Elevate Your Elevator Pitch

Imagine a chance meeting with your ideal suspect.  This is a person you really want a chance to sell to, but you simply have not been able to get their attention.  Your chance meeting will not allow much time and you must make the most of it.  Please take a minute, pull out some paper, and write down what you will say.

* * * * *

In selling circles, the scenario that I just described is often called the elevator speech.  The idea of the elevator speech is to make an impact with a suspect even if you are only in the elevator together for a short ride.  At Griffin Hill, we call this speech the Case Open. Now that you have written your Case Open, answer the following questions.

1.  What was your objective?  What did you want to accomplish?

2.  How many words did it take?

3.  If you were the suspect, how would you respond to the introduction you just wrote?

4.  How confident are you that you would accomplish your objective?

5.  How frequently have you used this same approach?

For many people, including experienced sales professionals, writing a Case Open is a challenging assignment.  Some argue that it is much easier to actually engage the conversation than to write it.  While it may be easier, it is far less effective.  When you write your Case Open, you have the opportunity to clarify your objectives and choose your language in advance.  Research shows this is far more productive than acting in the instant.  Additionally, preparation does not diminish your ability to be spontaneous – it enhances it.  When the time for action comes, the time for preparation has passed and if you are not prepared, you are not likely to be as brilliant as you would like to be.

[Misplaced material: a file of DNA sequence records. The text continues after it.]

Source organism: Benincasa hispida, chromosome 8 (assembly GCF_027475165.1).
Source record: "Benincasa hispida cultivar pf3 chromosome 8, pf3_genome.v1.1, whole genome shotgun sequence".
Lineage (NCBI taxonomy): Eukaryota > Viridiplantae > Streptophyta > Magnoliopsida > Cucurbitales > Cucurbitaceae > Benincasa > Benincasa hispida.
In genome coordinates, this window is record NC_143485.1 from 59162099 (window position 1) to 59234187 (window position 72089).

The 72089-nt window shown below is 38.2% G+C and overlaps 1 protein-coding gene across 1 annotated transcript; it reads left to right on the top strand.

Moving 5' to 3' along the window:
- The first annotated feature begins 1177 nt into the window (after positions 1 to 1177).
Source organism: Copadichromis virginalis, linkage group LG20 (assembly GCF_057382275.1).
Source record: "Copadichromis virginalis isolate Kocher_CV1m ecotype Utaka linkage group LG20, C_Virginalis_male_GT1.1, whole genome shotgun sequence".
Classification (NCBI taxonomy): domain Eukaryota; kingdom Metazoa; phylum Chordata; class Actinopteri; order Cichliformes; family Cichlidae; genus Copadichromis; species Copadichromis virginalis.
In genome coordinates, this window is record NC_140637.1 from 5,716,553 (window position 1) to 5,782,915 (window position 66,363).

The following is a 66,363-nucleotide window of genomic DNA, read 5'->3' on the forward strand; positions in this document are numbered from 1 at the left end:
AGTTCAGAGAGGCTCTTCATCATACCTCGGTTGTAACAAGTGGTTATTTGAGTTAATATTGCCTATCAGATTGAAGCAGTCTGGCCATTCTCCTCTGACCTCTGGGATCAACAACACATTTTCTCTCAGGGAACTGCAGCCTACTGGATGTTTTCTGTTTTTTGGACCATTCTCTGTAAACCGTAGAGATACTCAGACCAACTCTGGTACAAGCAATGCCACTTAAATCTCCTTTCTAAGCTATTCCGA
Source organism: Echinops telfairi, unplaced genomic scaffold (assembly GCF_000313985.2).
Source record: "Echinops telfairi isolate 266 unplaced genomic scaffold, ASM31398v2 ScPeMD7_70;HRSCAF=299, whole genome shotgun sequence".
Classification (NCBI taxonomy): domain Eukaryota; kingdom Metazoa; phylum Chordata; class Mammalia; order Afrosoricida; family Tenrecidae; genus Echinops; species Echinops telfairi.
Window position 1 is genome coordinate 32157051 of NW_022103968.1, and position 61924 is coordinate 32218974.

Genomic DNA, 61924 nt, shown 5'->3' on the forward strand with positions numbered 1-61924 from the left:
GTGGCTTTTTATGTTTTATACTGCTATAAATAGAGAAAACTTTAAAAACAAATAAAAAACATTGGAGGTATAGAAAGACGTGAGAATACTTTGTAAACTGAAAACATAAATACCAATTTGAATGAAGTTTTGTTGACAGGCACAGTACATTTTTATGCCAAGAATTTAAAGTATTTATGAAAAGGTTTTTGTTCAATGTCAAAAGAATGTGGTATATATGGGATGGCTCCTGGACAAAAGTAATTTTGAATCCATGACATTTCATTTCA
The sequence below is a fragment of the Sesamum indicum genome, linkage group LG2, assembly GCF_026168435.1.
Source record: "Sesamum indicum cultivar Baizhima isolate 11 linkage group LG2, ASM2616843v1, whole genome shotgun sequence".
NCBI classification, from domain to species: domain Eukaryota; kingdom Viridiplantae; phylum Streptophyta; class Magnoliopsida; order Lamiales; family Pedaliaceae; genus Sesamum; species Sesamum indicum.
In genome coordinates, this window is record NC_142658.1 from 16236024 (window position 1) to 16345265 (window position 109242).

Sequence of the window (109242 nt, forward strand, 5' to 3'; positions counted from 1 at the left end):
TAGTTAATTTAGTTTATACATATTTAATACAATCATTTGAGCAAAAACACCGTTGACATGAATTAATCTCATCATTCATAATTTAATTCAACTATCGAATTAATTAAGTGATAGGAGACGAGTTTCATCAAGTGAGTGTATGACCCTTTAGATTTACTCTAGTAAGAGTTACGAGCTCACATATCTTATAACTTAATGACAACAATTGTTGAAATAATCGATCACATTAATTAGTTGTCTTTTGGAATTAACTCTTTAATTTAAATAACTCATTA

With SMARTcon in just a few days, now is the perfect time to refine your Case Open in order to make your networking more effective! Download the free PDF below for more tips of how to elevate your elevator pitch!

Get your free PDF HERE! 

3 Strategies to Alleviate the Stress of Networking

With SMARTcon, Griffin Hill’s premiere business conference, coming up on September 28th, there’s a lot of talk about networking. SMARTcon will have not only 6 amazing keynote speakers and a floor full of great vendors, but will be an awesome opportunity to network. Networking events and organizations continue to gain popularity in the age of explosive growth in high technology. John Naisbitt had it right when he encouraged high touch to match the atomic trend of high tech. The new technologies that enhance marketing efficacy are made even more powerful when paired with a high touch strategy.

The human soul hungers for kindred connection and every analytic mind quickly grasps the power and influence that results from a large web of relationships. On the other hand, social anxiety is also very real. The research tells us that social anxiety is the second most common form of anxiety disorder and the third most common mental disorder—just behind depression and alcohol dependence. Nearly 20 million Americans are afflicted with social anxiety disorder.

There is a conflict between our need for human contact and the real fear, uncertainty and doubt that accompany social anxiety. This conflict is most acute in the business and social trend toward networking events. I experienced an example of this conflict at a recent business luncheon.